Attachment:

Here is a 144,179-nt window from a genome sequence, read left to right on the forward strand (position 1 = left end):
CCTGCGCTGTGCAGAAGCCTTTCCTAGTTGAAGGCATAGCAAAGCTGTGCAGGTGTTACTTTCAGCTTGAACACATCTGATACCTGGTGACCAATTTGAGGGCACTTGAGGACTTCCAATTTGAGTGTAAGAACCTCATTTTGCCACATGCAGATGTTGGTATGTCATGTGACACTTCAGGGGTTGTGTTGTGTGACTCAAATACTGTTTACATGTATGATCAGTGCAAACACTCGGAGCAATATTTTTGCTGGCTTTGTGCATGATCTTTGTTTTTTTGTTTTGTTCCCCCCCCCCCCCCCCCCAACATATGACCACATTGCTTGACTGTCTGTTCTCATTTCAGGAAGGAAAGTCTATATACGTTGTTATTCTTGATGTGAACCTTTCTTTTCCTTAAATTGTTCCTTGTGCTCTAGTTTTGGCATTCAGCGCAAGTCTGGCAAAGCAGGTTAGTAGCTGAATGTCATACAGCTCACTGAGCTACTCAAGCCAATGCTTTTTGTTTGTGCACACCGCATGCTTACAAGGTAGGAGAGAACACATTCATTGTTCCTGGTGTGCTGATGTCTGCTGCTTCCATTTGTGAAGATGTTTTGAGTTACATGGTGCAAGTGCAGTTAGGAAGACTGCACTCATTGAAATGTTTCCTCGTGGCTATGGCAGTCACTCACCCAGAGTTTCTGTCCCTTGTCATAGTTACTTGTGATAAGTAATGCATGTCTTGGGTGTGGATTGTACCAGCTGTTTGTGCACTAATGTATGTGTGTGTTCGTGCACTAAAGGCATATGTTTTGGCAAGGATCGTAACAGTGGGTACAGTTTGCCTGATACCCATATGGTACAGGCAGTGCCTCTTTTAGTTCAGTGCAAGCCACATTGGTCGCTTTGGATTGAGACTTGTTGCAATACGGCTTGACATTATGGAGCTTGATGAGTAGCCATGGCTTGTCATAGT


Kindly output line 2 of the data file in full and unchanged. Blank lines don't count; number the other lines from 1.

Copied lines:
CCTGCGCTGTGCAGAAGCCTTTCCTAGTTGAAGGCATAGCAAAGCTGTGCAGGTGTTACTTTCAGCTTGAACACATCTGATACCTGGTGACCAATTTGAGGGCACTTGAGGACTTCCAATTTGAGTGTAAGAACCTCATTTTGCCACATGCAGATGTTGGTATGTCATGTGACACTTCAGGGGTTGTGTTGTGTGACTCAAATACTGTTTACATGTATGATCAGTGCAAACACTCGGAGCAATATTTTTGCTGGCTTTGTGCATGATCTTTGTTTTTTTGTTTTGTTCCCCCCCCCCCCCCCCCCAACATATGACCACATTGCTTGACTGTCTGTTCTCATTTCAGGAAGGAAAGTCTATATACGTTGTTATTCTTGATGTGAACCTTTCTTTTCCTTAAATTGTTCCTTGTGCTCTAGTTTTGGCATTCAGCGCAAGTCTGGCAAAGCAGGTTAGTAGCTGAATGTCATACAGCTCACTGAGCTACTCAAGCCAATGCTTTTTGTTTGTGCACACCGCATGCTTACAAGGTAGGAGAGAACACATTCATTGTTCCTGGTGTGCTGATGTCTGCTGCTTCCATTTGTGAAGATGTTTTGAGTTACATGGTGCAAGTGCAGTTAGGAAGACTGCACTCATTGAAATGTTTCCTCGTGGCTATGGCAGTCACTCACCCAGAGTTTCTGTCCCTTGTCATAGTTACTTGTGATAAGTAATGCATGTCTTGGGTGTGGATTGTACCAGCTGTTTGTGCACTAATGTATGTGTGTGTTCGTGCACTAAAGGCATATGTTTTGGCAAGGATCGTAACAGTGGGTACAGTTTGCCTGATACCCATATGGTACAGGCAGTGCCTCTTTTAGTTCAGTGCAAGCCACATTGGTCGCTTTGGATTGAGACTTGTTGCAATACGGCTTGACATTATGGAGCTTGATGAGTAGCCATGGCTTGTCATAGT